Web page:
Tuesday, September 15, 2015

On the toxic nature of pride

Some of the greatest religious thinkers - the most accessible today probably being C.S. Lewis - were convinced that Pride was the most dangerous of sins because it had most power to corrupt a person's thinking and lead to other forms of cruel, selfish and ultimately wicked behaviour.

That is not a popular view these days.

I was interested to read yesterday a piece by John Pollock,

"We need to talk about Jeremy: on the toxic nature of left-wing pride"

which worked it's way back to a similar concern about the dangers posed by pride from the view of a tolerant left-winger who was not approaching the issue from a religious position.

His warning about the dangers of seeing yourself as better than people because of the ways you differ from them was aimed particularly at intolerant socialists who think they are better than those who do not share their views - but although most people reading it will recognise individuals they know who match the picture painted by the article, this is a danger that people on the right or of any other perspective need to be aware of too.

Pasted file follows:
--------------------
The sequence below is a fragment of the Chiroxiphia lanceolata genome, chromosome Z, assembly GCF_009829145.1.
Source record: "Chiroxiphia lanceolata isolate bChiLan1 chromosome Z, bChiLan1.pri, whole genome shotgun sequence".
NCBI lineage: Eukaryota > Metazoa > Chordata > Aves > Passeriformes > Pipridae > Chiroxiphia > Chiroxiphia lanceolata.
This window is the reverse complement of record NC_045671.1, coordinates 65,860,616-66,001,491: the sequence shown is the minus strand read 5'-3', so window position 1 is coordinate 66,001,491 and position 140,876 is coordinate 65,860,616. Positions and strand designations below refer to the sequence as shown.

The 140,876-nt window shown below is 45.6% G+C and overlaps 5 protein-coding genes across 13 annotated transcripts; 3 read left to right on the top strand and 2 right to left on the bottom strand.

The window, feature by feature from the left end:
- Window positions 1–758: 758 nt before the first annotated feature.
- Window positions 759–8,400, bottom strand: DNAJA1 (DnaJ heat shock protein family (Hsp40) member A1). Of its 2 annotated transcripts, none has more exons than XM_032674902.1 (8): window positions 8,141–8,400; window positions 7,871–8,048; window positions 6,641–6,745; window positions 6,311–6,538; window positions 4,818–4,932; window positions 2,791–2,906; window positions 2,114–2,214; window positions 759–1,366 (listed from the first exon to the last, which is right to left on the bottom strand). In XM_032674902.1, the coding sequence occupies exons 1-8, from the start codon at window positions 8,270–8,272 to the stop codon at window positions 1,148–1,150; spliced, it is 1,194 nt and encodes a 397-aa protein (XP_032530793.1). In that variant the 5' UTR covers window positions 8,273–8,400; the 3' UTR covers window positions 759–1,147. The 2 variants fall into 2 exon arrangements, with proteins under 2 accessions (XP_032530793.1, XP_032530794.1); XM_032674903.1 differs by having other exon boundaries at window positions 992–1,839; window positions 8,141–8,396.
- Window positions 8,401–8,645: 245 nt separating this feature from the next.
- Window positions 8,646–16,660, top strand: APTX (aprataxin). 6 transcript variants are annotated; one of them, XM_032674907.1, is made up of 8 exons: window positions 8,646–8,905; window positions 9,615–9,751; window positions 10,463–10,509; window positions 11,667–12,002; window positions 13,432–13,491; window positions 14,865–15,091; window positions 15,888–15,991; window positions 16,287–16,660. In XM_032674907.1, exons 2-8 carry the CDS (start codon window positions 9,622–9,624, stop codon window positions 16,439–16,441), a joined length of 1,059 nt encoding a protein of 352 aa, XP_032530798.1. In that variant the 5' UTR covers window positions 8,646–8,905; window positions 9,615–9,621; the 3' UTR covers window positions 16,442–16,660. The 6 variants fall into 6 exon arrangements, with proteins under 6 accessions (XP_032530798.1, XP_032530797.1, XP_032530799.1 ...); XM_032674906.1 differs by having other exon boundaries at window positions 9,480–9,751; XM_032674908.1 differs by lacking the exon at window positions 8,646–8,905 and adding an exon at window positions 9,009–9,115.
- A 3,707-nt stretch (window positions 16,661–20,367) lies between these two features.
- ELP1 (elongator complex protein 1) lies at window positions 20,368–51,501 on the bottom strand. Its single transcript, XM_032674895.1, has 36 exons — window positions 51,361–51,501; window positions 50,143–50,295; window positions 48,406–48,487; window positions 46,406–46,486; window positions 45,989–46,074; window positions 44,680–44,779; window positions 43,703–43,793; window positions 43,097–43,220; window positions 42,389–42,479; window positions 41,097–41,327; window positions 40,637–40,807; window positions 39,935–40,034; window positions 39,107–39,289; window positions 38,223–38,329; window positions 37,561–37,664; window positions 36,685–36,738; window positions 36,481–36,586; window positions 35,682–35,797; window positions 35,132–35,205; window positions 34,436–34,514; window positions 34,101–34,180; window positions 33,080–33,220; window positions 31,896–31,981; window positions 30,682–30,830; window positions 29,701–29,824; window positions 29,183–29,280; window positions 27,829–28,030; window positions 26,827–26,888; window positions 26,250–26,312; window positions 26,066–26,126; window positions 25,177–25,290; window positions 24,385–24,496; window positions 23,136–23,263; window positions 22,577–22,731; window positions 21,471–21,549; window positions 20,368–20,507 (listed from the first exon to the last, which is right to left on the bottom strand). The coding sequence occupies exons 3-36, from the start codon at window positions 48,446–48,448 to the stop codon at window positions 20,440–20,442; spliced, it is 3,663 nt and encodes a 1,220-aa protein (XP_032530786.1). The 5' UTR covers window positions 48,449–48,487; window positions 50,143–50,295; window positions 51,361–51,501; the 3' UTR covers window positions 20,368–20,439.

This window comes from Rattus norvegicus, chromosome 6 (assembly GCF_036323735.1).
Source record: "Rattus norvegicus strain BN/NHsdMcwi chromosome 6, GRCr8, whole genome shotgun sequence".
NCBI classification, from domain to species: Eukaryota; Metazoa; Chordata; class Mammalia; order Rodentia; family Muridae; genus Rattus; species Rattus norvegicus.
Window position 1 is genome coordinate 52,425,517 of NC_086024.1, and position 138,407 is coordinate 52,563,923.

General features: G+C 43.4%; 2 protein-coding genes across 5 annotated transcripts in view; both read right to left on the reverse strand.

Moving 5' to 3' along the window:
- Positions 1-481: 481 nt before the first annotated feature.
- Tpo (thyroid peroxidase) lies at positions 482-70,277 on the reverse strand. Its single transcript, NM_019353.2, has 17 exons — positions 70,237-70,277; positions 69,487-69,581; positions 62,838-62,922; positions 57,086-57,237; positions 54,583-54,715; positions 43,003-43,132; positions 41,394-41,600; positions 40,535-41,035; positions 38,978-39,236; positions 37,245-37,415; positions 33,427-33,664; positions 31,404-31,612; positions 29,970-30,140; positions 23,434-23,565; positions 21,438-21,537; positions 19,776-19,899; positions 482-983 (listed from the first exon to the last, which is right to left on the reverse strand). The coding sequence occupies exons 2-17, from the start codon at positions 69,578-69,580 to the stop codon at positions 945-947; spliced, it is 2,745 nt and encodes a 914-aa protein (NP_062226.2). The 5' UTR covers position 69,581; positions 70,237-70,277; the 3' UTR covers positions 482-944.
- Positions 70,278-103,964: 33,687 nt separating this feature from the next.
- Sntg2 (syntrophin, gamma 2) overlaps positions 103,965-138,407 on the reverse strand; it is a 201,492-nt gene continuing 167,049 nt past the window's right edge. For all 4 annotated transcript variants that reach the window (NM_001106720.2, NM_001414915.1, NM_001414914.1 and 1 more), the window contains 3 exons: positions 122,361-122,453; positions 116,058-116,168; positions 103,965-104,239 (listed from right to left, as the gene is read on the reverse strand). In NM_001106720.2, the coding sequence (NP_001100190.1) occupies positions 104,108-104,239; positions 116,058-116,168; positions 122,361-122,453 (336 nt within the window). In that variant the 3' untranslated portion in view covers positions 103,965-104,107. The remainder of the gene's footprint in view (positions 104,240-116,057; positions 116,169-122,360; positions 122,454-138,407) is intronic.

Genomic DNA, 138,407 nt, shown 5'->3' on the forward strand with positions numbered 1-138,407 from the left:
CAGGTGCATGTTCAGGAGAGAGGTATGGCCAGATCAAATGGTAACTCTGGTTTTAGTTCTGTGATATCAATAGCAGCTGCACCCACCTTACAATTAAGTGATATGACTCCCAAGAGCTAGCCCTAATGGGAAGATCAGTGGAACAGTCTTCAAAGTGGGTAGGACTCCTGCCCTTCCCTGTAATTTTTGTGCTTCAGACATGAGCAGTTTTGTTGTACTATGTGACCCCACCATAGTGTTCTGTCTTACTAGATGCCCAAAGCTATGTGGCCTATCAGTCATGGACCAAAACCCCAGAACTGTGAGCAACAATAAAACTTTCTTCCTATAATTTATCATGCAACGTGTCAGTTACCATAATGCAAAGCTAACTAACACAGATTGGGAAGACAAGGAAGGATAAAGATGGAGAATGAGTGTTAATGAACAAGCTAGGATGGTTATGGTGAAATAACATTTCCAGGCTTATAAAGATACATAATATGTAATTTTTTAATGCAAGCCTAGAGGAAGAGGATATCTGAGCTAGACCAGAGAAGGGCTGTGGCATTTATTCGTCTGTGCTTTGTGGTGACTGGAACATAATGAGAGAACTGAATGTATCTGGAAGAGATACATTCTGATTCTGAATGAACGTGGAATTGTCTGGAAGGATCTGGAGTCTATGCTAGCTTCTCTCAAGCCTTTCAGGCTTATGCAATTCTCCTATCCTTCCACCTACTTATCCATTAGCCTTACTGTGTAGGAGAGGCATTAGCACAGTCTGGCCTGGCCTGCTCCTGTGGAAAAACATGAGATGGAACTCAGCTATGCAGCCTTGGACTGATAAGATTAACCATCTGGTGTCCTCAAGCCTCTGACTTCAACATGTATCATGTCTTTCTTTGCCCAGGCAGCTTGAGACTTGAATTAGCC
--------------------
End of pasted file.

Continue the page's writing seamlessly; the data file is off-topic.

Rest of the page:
All of us should remember that if someone has different views then - within reason  - that does not necessarily make them evil. Indeed, since all of us make mistakes, it does not even necessarily make them wrong.

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